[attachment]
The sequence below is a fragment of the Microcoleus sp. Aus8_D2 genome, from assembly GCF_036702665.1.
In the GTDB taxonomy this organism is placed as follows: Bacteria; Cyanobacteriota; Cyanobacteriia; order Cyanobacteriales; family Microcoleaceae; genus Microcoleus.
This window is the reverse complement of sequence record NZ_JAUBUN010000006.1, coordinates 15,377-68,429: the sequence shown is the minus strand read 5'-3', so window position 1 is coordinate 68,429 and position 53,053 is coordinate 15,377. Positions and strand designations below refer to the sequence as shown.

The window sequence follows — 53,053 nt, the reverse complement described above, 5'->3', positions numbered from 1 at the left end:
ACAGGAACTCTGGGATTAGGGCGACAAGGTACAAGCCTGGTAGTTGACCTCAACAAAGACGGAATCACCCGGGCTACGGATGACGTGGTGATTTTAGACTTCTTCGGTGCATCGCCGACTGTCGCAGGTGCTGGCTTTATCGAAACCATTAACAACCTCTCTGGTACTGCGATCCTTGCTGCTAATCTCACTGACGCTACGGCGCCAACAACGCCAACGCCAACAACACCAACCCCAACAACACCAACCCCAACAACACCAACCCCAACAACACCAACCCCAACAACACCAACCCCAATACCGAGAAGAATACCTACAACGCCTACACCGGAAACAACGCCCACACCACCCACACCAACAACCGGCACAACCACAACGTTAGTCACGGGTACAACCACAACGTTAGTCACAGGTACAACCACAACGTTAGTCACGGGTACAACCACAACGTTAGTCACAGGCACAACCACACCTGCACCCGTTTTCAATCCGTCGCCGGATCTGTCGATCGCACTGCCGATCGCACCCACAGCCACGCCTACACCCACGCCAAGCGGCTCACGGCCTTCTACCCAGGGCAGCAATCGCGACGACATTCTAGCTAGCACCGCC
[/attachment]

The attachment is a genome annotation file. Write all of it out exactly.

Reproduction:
The sequence below is a fragment of the Microcoleus sp. Aus8_D2 genome, from assembly GCF_036702665.1.
In the GTDB taxonomy this organism is placed as follows: Bacteria; Cyanobacteriota; Cyanobacteriia; order Cyanobacteriales; family Microcoleaceae; genus Microcoleus.
This window is the reverse complement of sequence record NZ_JAUBUN010000006.1, coordinates 15,377-68,429: the sequence shown is the minus strand read 5'-3', so window position 1 is coordinate 68,429 and position 53,053 is coordinate 15,377. Positions and strand designations below refer to the sequence as shown.

The window sequence follows — 53,053 nt, the reverse complement described above, 5'->3', positions numbered from 1 at the left end:
ACAGGAACTCTGGGATTAGGGCGACAAGGTACAAGCCTGGTAGTTGACCTCAACAAAGACGGAATCACCCGGGCTACGGATGACGTGGTGATTTTAGACTTCTTCGGTGCATCGCCGACTGTCGCAGGTGCTGGCTTTATCGAAACCATTAACAACCTCTCTGGTACTGCGATCCTTGCTGCTAATCTCACTGACGCTACGGCGCCAACAACGCCAACGCCAACAACACCAACCCCAACAACACCAACCCCAACAACACCAACCCCAACAACACCAACCCCAACAACACCAACCCCAATACCGAGAAGAATACCTACAACGCCTACACCGGAAACAACGCCCACACCACCCACACCAACAACCGGCACAACCACAACGTTAGTCACGGGTACAACCACAACGTTAGTCACAGGTACAACCACAACGTTAGTCACGGGTACAACCACAACGTTAGTCACAGGCACAACCACACCTGCACCCGTTTTCAATCCGTCGCCGGATCTGTCGATCGCACTGCCGATCGCACCCACAGCCACGCCTACACCCACGCCAAGCGGCTCACGGCCTTCTACCCAGGGCAGCAATCGCGACGACATTCTAGCTAGCACCGCC